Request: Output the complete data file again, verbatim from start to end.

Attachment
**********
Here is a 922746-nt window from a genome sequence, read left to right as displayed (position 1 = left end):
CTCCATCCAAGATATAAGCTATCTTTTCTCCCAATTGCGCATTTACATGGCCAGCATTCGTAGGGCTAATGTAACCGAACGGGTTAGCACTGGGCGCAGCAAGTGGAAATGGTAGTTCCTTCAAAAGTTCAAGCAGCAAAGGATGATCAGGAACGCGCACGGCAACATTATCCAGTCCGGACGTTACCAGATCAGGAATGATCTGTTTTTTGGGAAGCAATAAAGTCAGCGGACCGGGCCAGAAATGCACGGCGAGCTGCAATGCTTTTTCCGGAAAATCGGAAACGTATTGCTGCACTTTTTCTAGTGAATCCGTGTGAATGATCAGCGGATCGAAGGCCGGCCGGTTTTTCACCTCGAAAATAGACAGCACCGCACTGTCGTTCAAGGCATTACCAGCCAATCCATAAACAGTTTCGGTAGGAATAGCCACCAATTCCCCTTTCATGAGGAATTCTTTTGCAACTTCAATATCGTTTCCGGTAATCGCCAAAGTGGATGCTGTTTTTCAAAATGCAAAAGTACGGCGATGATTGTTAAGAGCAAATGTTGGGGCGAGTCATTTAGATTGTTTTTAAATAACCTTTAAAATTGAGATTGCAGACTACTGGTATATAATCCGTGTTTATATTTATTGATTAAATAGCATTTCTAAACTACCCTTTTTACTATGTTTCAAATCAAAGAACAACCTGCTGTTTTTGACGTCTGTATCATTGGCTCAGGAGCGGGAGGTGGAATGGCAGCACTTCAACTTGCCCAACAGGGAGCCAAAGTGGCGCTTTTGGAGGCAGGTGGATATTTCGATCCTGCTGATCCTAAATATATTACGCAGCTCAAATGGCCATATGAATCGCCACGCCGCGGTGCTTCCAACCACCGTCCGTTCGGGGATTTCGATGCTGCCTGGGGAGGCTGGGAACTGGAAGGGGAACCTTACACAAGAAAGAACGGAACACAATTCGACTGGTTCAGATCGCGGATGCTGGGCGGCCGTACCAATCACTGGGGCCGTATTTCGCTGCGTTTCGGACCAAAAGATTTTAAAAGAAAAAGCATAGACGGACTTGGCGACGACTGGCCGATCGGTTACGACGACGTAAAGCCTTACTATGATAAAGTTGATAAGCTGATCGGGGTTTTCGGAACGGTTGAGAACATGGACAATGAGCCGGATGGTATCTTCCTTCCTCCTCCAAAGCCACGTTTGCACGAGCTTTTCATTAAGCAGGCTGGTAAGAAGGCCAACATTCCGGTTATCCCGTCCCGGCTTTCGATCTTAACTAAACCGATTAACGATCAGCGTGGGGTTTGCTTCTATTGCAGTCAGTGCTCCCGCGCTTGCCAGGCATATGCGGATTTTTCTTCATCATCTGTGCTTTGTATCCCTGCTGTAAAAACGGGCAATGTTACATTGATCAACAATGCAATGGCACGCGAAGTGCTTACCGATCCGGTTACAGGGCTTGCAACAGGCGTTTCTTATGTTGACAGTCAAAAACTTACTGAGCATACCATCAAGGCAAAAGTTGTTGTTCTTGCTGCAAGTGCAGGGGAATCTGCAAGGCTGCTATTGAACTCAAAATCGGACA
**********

Here is a 922746-nt window from a genome sequence, read left to right as displayed (position 1 = left end):
CTCCATCCAAGATATAAGCTATCTTTTCTCCCAATTGCGCATTTACATGGCCAGCATTCGTAGGGCTAATGTAACCGAACGGGTTAGCACTGGGCGCAGCAAGTGGAAATGGTAGTTCCTTCAAAAGTTCAAGCAGCAAAGGATGATCAGGAACGCGCACGGCAACATTATCCAGTCCGGACGTTACCAGATCAGGAATGATCTGTTTTTTGGGAAGCAATAAAGTCAGCGGACCGGGCCAGAAATGCACGGCGAGCTGCAATGCTTTTTCCGGAAAATCGGAAACGTATTGCTGCACTTTTTCTAGTGAATCCGTGTGAATGATCAGCGGATCGAAGGCCGGCCGGTTTTTCACCTCGAAAATAGACAGCACCGCACTGTCGTTCAAGGCATTACCAGCCAATCCATAAACAGTTTCGGTAGGAATAGCCACCAATTCCCCTTTCATGAGGAATTCTTTTGCAACTTCAATATCGTTTCCGGTAATCGCCAAAGTGGATGCTGTTTTTCAAAATGCAAAAGTACGGCGATGATTGTTAAGAGCAAATGTTGGGGCGAGTCATTTAGATTGTTTTTAAATAACCTTTAAAATTGAGATTGCAGACTACTGGTATATAATCCGTGTTTATATTTATTGATTAAATAGCATTTCTAAACTACCCTTTTTACTATGTTTCAAATCAAAGAACAACCTGCTGTTTTTGACGTCTGTATCATTGGCTCAGGAGCGGGAGGTGGAATGGCAGCACTTCAACTTGCCCAACAGGGAGCCAAAGTGGCGCTTTTGGAGGCAGGTGGATATTTCGATCCTGCTGATCCTAAATATATTACGCAGCTCAAATGGCCATATGAATCGCCACGCCGCGGTGCTTCCAACCACCGTCCGTTCGGGGATTTCGATGCTGCCTGGGGAGGCTGGGAACTGGAAGGGGAACCTTACACAAGAAAGAACGGAACACAATTCGACTGGTTCAGATCGCGGATGCTGGGCGGCCGTACCAATCACTGGGGCCGTATTTCGCTGCGTTTCGGACCAAAAGATTTTAAAAGAAAAAGCATAGACGGACTTGGCGACGACTGGCCGATCGGTTACGACGACGTAAAGCCTTACTATGATAAAGTTGATAAGCTGATCGGGGTTTTCGGAACGGTTGAGAACATGGACAATGAGCCGGATGGTATCTTCCTTCCTCCTCCAAAGCCACGTTTGCACGAGCTTTTCATTAAGCAGGCTGGTAAGAAGGCCAACATTCCGGTTATCCCGTCCCGGCTTTCGATCTTAACTAAACCGATTAACGATCAGCGTGGGGTTTGCTTCTATTGCAGTCAGTGCTCCCGCGCTTGCCAGGCATATGCGGATTTTTCTTCATCATCTGTGCTTTGTATCCCTGCTGTAAAAACGGGCAATGTTACATTGATCAACAATGCAATGGCACGCGAAGTGCTTACCGATCCGGTTACAGGGCTTGCAACAGGCGTTTCTTATGTTGACAGTCAAAAACTTACTGAGCATACCATCAAGGCAAAAGTTGTTGTTCTTGCTGCAAGTGCAGGGGAATCTGCAAGGCTGCTATTGAACTCAAAATCGGACA